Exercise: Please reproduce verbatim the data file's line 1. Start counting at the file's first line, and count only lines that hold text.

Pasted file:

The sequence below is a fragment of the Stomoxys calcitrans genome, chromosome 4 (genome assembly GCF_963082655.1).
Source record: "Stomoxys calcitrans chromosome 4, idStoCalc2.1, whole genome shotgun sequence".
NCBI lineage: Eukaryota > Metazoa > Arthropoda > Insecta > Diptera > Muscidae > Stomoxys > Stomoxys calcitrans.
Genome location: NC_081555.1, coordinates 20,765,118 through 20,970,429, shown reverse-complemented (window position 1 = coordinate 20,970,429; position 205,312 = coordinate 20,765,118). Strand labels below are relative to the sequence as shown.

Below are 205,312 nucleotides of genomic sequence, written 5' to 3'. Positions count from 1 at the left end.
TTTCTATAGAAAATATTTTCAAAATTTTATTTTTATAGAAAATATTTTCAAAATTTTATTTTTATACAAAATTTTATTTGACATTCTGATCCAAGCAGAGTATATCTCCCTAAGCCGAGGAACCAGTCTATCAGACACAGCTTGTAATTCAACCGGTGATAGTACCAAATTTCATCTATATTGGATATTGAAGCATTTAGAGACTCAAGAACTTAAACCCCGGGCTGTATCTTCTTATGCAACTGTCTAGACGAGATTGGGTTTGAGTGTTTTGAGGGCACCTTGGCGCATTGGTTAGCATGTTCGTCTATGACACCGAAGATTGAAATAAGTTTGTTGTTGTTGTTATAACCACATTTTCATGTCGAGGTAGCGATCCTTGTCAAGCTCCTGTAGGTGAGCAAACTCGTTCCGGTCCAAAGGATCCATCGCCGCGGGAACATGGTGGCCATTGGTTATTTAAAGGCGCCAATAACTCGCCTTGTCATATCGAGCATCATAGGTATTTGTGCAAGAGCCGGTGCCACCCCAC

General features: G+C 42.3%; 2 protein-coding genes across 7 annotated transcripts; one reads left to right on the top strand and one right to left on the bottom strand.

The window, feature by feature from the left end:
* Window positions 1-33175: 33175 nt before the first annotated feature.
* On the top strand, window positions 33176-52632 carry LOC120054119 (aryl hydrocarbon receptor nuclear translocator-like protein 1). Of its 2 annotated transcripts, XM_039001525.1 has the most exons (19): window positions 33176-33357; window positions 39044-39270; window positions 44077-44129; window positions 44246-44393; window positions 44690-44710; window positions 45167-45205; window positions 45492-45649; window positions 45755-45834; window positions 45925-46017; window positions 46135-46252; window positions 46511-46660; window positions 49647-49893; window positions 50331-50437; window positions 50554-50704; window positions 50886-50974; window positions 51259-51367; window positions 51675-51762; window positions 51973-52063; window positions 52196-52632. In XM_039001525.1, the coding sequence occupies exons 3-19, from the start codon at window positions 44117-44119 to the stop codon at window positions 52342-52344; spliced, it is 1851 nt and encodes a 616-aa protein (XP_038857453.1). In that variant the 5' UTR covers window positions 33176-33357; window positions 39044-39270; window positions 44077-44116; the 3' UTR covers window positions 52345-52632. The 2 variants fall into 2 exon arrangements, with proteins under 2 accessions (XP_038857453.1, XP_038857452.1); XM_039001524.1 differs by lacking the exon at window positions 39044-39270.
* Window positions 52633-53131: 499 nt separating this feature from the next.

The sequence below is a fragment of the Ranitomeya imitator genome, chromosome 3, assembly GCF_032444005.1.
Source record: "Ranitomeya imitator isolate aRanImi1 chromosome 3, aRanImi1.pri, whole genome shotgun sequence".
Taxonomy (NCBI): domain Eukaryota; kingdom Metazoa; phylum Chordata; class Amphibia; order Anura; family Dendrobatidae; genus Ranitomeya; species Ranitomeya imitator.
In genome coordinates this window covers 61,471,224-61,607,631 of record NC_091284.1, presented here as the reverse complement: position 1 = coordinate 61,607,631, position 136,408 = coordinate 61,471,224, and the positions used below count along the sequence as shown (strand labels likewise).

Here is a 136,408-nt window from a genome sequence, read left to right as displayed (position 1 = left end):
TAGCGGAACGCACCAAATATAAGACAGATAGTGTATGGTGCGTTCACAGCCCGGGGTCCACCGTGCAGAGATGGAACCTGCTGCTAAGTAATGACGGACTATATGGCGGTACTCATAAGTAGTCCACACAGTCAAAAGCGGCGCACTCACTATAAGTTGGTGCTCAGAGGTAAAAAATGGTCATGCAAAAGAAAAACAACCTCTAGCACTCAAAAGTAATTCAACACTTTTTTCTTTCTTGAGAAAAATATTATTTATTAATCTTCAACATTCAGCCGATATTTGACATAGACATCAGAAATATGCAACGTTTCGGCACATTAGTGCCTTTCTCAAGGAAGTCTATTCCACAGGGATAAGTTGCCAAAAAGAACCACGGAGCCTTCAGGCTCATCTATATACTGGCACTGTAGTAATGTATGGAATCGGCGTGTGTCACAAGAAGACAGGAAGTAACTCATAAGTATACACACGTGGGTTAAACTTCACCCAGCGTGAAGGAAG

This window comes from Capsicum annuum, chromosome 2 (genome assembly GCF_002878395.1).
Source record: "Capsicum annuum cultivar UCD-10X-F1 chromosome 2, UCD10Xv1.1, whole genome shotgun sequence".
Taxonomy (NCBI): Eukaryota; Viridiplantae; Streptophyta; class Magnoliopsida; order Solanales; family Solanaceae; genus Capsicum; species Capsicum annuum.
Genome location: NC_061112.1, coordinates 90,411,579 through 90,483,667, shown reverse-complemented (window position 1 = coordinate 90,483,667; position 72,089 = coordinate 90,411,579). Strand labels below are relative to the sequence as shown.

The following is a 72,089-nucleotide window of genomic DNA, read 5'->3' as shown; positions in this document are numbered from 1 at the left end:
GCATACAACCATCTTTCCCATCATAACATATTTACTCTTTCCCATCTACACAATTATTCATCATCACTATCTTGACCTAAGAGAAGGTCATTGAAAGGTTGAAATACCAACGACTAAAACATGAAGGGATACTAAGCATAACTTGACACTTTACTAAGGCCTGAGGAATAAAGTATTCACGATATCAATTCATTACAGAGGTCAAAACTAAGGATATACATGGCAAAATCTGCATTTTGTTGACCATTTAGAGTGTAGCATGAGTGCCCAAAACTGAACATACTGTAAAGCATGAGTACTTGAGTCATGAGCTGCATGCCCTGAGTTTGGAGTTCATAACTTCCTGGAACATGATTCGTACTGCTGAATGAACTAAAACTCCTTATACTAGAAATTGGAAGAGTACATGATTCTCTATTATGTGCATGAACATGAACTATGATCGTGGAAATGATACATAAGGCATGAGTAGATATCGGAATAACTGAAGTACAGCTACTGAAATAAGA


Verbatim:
The sequence below is a fragment of the Stomoxys calcitrans genome, chromosome 4 (genome assembly GCF_963082655.1).